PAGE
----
1990 ~ Don Zimmer becomes the Parish Ministries Associate for Education. In December, the Sanctuary is renovated with a free standing altar, new altar rail, and new carpeting. The congregation participates in the Southeastern District’s Barnabas program to develop a vision

1991 ~ The kitchen is renovated. After a decade of difficulty, Messiah Lutheran Church closes. A Facilities Long Range Planning Committee is established. Its work becomes the basis for a plan to modify and expand our facilities.

1992 ~ Karen Smith-Hupp (Administration) and Jeff Miller (Assimilation) are added as part-time Parish Ministry Associates. Don Zimmer is called to work full-time for the Southeastern District as the Interim Executive for Congregation Services and later as the Coordinator of WellSpring.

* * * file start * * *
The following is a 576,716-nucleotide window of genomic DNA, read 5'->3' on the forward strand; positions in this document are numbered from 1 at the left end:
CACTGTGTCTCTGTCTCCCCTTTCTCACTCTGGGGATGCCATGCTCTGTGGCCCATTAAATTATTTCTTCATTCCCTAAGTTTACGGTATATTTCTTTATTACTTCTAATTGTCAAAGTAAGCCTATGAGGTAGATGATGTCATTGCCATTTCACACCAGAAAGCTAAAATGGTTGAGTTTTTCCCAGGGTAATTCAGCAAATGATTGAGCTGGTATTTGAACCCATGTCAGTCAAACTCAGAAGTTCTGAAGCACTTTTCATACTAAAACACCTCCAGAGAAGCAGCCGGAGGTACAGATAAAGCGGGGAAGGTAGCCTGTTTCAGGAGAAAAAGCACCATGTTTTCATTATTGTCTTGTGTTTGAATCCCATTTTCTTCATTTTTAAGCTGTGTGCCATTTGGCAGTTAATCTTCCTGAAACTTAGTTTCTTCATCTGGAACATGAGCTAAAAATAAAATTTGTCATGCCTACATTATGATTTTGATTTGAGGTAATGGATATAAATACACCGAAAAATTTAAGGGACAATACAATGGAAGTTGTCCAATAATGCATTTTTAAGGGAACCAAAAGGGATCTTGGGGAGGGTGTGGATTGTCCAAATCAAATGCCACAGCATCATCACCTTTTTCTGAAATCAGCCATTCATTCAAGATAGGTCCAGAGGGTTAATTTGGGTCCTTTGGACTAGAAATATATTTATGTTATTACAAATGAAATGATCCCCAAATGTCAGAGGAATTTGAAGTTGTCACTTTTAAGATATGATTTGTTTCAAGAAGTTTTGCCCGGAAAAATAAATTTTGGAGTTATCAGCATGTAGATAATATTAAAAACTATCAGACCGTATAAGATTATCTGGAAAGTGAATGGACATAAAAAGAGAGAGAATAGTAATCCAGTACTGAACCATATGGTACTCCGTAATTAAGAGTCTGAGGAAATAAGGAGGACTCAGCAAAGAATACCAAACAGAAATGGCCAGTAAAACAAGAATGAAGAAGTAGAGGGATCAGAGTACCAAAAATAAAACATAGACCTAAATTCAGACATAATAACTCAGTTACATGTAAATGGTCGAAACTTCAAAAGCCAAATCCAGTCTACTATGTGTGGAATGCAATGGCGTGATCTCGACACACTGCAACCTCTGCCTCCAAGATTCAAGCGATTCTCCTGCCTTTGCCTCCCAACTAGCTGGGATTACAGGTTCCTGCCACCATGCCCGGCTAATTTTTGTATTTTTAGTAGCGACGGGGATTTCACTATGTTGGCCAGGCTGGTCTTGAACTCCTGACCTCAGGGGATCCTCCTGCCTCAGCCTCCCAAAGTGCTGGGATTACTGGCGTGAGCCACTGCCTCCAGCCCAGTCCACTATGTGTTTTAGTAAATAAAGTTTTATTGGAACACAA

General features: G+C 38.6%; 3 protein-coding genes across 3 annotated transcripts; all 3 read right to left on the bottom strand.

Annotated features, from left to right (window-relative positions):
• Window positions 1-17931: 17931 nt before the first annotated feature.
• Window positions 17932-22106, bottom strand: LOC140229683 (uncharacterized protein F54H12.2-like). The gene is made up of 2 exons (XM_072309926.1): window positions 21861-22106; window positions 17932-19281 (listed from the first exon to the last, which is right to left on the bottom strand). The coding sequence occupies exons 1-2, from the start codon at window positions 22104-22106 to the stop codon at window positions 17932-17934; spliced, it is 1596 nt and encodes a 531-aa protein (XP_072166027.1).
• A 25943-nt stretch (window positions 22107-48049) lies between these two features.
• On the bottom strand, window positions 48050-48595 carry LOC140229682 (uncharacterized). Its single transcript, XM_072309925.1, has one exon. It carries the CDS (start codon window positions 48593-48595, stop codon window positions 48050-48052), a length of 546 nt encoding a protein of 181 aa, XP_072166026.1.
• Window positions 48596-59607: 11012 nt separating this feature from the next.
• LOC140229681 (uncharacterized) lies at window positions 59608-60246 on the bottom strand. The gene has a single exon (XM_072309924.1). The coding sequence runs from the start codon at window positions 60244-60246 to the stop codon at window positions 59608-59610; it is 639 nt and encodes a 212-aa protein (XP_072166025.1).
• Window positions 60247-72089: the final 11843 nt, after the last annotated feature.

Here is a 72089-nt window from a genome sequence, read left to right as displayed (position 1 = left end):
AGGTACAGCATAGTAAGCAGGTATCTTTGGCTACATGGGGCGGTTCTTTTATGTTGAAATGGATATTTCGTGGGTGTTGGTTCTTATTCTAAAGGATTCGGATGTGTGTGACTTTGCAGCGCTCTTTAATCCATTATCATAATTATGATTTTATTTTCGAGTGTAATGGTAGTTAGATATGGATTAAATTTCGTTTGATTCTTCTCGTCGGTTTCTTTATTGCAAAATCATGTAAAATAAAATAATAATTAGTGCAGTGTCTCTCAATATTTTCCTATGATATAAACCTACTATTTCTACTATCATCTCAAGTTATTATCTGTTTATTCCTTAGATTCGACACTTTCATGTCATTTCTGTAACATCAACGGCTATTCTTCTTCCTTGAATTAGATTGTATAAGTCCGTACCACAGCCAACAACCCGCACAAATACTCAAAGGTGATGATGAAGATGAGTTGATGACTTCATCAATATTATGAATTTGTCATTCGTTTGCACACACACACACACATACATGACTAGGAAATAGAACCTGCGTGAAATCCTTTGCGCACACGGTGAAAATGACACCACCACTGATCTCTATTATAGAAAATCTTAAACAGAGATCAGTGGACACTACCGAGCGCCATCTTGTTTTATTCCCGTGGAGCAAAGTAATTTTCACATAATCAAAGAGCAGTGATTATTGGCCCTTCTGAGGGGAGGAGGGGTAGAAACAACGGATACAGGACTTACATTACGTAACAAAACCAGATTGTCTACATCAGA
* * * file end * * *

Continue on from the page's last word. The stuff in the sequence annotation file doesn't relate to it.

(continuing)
1993 ~ The first fifth grade class graduates from Grace Lutheran School in June. In October, a second Vision Workshop is held under the leadership of Cargill Associates as the next step in our facilities expansion program. Praise and Worship services are tested in September. In the Fall the School begins an annual fund drive.

1994 ~ A Building Expansion program begins with the congregation hosting a fund raising dinner. Approximately $181,000 is been pledged. The immediate goal is to reduce our indebtedness so that we will be better positioned to grow. Fox Architects provides preliminary plans for future expansion that includes both a new sanctuary and expanded classroom facilities.

1995 ~ Pastor Fred Illick retires from the ministry in August. He and his wife Marilyn remain in the area.